Adventures in Editing, Pt. 2

I’ve lived through the first week of my summer, which means that in between missing all my amazing friends, rejoicing that classes are over for a bit, and having existential crises about my future, I have time to really throw myself into editing my novel and take from it an atrocious, for-my-eyes-only draft to something that maybe other people will actually want to look at (if I’m lucky).

Allow me, dear friends, to take you through the various stages of the editing process. Please note that your mileage may vary, but this is how I experienced it.

  1. You pounded out your first draft in a blaze of inspired glory, and are pretty sure you’re the next Shakespeare, and if readers and/or agents don’t like it, then they’re a bunch of stupid squares who just don’t understand your true delicate genius: giphy (1)
  2. After forcing yourself to put aside the manuscript for a period of time, you come back to it with the objectivity of some weeks away, and what you see there makes you want to pull a Ron Swanson and never again write another word. You are certain that your friends are just being nice when they compliment your writing. giphy (2)
  3. You force yourself back into it, mostly running on caffeine and being surprisingly productive at odd hours (such as 2:00 AM and 10:00 AM), rewarding yourself for every completely edited chapter sentence word with a piece of leftover Easter candy. giphy (3)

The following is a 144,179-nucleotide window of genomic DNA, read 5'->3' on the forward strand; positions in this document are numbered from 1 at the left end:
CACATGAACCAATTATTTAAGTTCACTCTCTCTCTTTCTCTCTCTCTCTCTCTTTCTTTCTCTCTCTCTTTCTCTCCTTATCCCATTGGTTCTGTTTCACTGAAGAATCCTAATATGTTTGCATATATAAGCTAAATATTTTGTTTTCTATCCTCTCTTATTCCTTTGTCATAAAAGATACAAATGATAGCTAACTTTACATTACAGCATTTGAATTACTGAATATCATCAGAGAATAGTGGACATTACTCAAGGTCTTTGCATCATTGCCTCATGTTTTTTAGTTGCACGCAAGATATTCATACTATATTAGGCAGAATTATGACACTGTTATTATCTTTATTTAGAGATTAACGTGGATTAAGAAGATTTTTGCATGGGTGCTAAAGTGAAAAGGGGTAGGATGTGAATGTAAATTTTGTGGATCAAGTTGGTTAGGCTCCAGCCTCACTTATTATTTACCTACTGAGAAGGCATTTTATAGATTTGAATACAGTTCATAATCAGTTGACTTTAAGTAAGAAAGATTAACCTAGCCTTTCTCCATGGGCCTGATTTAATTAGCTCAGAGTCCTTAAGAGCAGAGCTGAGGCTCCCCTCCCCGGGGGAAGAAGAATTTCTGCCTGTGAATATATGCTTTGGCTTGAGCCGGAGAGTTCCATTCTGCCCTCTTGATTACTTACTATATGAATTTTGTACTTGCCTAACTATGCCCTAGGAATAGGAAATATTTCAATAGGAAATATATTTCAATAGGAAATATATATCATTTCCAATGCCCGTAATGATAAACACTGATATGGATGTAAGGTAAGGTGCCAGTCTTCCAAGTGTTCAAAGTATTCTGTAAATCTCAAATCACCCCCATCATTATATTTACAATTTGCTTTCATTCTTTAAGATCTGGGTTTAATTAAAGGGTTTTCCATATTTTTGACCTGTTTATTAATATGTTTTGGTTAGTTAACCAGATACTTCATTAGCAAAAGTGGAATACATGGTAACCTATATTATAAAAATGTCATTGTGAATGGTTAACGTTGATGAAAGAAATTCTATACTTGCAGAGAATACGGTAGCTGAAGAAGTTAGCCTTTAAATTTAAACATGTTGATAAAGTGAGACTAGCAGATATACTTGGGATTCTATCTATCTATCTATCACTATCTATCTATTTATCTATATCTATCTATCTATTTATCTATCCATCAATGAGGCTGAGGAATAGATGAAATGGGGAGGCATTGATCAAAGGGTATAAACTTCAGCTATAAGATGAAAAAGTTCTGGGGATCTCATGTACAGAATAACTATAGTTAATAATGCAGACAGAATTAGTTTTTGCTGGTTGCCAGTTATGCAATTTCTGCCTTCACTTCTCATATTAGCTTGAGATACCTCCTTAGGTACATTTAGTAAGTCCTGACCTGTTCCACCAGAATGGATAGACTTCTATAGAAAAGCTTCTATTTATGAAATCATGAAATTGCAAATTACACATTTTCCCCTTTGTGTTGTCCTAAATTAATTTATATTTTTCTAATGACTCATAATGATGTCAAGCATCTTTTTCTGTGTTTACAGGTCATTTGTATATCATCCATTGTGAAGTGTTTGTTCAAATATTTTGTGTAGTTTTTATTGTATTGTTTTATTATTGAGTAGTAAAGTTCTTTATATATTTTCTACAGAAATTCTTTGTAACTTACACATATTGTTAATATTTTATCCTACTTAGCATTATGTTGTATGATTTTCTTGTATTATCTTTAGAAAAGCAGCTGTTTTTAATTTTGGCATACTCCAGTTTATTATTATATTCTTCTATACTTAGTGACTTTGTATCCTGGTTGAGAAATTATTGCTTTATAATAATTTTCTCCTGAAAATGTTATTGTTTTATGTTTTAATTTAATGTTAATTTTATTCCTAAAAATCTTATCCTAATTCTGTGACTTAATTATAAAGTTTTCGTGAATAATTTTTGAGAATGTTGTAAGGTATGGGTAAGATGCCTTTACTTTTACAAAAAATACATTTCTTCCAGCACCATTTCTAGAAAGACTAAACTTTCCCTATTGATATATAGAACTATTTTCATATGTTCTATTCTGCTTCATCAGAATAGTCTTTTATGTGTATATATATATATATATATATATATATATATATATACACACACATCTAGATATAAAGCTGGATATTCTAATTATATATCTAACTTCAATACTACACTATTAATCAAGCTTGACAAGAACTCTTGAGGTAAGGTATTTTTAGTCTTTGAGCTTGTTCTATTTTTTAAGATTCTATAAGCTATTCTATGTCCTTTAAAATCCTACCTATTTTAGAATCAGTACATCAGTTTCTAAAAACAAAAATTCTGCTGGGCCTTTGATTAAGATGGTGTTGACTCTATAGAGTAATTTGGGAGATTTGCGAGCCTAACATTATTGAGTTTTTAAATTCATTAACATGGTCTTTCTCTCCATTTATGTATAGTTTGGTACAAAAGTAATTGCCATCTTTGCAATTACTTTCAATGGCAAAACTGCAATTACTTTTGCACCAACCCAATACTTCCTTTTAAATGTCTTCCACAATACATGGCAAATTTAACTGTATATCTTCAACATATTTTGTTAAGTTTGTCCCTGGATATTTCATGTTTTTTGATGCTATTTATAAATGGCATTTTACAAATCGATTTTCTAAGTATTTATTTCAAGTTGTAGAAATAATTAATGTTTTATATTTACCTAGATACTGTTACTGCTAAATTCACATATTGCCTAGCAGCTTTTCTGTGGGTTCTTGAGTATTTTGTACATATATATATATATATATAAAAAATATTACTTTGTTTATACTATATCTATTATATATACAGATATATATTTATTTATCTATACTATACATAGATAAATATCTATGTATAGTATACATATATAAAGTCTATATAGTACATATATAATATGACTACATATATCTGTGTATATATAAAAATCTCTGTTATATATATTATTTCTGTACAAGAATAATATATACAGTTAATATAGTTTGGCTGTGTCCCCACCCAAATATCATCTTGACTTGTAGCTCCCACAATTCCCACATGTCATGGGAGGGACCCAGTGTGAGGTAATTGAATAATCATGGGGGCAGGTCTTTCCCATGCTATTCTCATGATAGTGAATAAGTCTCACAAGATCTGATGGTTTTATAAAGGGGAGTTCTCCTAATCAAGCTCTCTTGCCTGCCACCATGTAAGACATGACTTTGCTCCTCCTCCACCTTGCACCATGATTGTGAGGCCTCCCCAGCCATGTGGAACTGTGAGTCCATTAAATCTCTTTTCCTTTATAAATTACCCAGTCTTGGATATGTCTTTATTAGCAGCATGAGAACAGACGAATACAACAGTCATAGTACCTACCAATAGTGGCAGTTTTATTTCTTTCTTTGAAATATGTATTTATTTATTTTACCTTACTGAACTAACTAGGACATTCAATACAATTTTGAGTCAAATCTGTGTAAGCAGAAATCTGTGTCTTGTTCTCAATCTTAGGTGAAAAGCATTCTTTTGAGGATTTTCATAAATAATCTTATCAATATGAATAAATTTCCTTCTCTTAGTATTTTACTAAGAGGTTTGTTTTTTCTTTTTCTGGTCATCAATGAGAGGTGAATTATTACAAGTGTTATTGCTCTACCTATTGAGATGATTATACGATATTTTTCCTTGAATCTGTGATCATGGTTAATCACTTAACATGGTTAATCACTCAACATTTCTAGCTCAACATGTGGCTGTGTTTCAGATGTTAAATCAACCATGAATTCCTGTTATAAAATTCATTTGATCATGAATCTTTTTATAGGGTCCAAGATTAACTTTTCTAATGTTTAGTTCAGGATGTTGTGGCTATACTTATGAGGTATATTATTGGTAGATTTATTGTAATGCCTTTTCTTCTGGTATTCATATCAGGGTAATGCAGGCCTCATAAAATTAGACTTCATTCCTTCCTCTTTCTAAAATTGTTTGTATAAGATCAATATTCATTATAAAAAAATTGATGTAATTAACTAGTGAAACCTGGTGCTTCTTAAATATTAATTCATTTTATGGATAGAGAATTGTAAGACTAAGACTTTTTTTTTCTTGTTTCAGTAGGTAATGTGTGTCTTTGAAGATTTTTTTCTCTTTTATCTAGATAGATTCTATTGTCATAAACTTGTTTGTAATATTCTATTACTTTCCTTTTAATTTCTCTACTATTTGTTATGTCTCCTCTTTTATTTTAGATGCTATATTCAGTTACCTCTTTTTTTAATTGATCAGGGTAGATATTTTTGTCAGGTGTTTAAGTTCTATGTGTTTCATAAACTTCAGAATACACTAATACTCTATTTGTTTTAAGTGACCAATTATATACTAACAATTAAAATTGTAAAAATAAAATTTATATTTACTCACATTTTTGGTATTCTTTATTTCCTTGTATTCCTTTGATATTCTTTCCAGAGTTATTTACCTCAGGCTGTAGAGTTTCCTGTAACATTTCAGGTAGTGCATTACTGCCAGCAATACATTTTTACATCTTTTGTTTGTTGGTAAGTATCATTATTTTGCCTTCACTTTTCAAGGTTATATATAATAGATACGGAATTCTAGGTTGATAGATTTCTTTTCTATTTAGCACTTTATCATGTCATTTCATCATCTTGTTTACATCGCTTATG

And here we are.

So far, much of my editing has actually been complete rewriting, but what I don’t have to rewrite, I have been tweaking. If the first draft is the crap draft, then the second draft is the craft draft. This is where I get to throw out all the trash that I spewed out earlier for the sake of getting words down and refine what’s left into productive scenes, pertinent details, and improved prose. This is where I get to generally make it pretty.

I’m about a third of the way done with the rewriting. Some major pieces of the story ended up getting changed after I reread that first draft that I finished back in March, and I think for the better. When I got the story out of my brain for the first time, I was rushing just to be done, and kept telling myself that if there were any problems I could fix them later on. Well, now it’s later on, and I’m even amazed at how much the intervening time has benefitted my story. It has made me more objective and willing to cut out parts that serve no purpose, even if I love them. It has allowed me to take the time and focus.

I think this post on Pinterest presented my thoughts on rewriting exactly: “You cannot get down to the fundamental level of change that’s required just by editing an existing document. You have to rebuild it if you really want your story to evolve.”

I am rebuilding.

Excuse me while I realize just how the rebuilding metaphor is relevant to my life right now.